Maureen Creel’s zeal in the pursuit of invisibility technology has a pretty obvious antecedent.
I must have seen The Invisible Woman (1942) for the first time when I was about eleven, when it as the sort of thing that would run on weekend afternoons on UHF television stations that couldn’t acquire other programming.
A comparatively benign — as in dotty elderly professor type — mad scientist named Professor Gibbs (played by John Barrymore, a great Shakespearean then near the end of his career, and yes, he is an ancestor of Drew Barrymore), is perfecting a machine that will make living things invisible. He needs a human subject on whom to test his device, but how to find one?
Since it’s 1940 and there is no Craigslist (and no pesky protocols about human experimentation, either) he does the sensible thing, and takes out a classified ad.
Poor Professor Gibbs gets a stack of mail telling him what a crank he is (he would have been familiar with the sex-blogging experience long before there was such a thing), but happily for him there is one young woman who takes a different attitude. Kitty Carroll, played by Virginia Bruce, takes one look at the ad and knows something she wants. The look in her eyes when she receives an invitation from Professor Gibbs (who has no idea that she’s a woman, by the way) is priceless.
Her response to Gibbs’s letter: “This is the call of adventure.”
So she shows up at Professor Gibbs’s mad-lab and promptly gets herself invisibled. I should note, by the way, that Professor Gibb’s invisibility, much like the invisibility technology that Maureen will encounter at Gnosis, will turn a human being invisible, but not clothing, gear, etc. (We’re talking mad science here, not magic!) You have to be naked for the invisibility to work.
Let’s reflect on what Kitty has implicitly gone for here: “So, you want me to take off all my clothes, step into this machine that has hitherto never been tested on a human being, zap me with heaven-knows-what, and turn me invisibile? Sure, I’m game!”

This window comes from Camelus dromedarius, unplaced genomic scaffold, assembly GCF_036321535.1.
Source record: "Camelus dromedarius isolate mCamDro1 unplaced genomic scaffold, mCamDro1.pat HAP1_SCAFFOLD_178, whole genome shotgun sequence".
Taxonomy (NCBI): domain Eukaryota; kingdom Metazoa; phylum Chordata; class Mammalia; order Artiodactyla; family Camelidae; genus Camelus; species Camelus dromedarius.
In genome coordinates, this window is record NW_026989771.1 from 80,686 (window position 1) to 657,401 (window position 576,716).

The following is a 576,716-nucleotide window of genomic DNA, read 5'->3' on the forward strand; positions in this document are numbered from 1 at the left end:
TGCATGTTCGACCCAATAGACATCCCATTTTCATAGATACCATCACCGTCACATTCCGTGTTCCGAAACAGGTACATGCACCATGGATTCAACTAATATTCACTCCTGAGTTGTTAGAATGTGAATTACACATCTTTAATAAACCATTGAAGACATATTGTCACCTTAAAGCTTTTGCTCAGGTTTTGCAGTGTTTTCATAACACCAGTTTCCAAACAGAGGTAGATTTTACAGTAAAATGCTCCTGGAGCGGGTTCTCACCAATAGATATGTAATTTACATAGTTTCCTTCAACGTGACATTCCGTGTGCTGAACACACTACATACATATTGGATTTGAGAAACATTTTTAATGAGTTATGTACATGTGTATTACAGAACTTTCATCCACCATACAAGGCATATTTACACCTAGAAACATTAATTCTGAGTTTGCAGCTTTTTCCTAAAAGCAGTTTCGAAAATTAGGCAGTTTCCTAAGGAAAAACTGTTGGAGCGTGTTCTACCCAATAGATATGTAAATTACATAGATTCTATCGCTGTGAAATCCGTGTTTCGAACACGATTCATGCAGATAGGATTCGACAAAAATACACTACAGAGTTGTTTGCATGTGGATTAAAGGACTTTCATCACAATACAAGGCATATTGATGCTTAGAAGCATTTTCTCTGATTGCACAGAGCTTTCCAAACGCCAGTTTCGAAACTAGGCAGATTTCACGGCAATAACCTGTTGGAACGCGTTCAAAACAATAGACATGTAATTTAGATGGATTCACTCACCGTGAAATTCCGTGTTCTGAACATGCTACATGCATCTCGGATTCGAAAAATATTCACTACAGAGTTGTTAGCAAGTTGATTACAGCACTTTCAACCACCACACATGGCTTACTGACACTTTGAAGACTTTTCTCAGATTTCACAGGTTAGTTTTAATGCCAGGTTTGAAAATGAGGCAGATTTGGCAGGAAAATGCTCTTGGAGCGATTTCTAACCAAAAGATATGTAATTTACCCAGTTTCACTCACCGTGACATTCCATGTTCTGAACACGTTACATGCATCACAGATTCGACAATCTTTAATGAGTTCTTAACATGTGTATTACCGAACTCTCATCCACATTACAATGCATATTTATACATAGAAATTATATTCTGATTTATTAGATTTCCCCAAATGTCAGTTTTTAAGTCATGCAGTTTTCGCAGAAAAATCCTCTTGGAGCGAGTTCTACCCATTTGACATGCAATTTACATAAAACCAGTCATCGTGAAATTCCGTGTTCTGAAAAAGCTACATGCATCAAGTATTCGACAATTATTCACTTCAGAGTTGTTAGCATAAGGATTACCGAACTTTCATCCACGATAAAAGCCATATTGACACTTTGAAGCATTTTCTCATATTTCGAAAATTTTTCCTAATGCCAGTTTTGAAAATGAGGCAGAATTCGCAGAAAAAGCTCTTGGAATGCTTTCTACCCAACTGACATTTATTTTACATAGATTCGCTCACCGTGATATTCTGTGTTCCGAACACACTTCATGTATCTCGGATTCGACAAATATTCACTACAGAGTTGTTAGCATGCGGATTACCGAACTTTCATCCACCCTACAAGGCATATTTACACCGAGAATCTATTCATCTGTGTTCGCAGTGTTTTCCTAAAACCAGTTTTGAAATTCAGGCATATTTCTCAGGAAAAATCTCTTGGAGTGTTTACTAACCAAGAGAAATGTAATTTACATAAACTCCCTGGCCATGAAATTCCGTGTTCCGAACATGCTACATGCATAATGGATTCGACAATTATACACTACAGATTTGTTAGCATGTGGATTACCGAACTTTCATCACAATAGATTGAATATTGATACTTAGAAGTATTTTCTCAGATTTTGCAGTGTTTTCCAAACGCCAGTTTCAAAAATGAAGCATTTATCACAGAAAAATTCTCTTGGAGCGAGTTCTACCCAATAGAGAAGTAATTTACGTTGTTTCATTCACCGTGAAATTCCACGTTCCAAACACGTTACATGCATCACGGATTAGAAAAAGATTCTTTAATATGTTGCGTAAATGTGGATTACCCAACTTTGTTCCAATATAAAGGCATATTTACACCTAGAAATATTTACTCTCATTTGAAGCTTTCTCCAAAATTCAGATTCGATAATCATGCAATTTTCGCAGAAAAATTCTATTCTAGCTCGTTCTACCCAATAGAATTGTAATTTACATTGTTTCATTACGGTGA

I think I’m in love.
Anyway, Kitty promptly uses her newly-established invisibility to scare the living crap out of her mean boss, the aptly-named Mr. Growley, played by Charles Lane (a character actor of extraordinary longevity whose career reached all the way into the 21st century).
Invisibility makes possible a fine ironic joke about striptease, by the way. The point of stripping might be to see everything, but of course, if you’re invisible, then stripping means that you can see nothing. Kitty, in the process of terrifying Growley, does indeed strip down, leaving only her lady-like gloves as a visual cue to the audience of her location.
A friend of mine commenting on Peter Weller‘s performance in RoboCop once remarked, “it must be tough acting with only your chin.” It’s probably tougher acting with only your gloves.
There is a slight problem with Professor Gibbs’s invisibility technology, which is that it does tend to wear off, and this can lead to some ticklish situations. Although if you’re in a movie after the passage of the Hays Code and titilation is rather thin on the ground. this can be a good thing, at least for the audience.
Certainly those bare legs were something that stuck in my juvenile mind! Probably the erotic side resitered only dimly, but I did recall thinking how wonderfully naughty it would be to run around naked without being seen.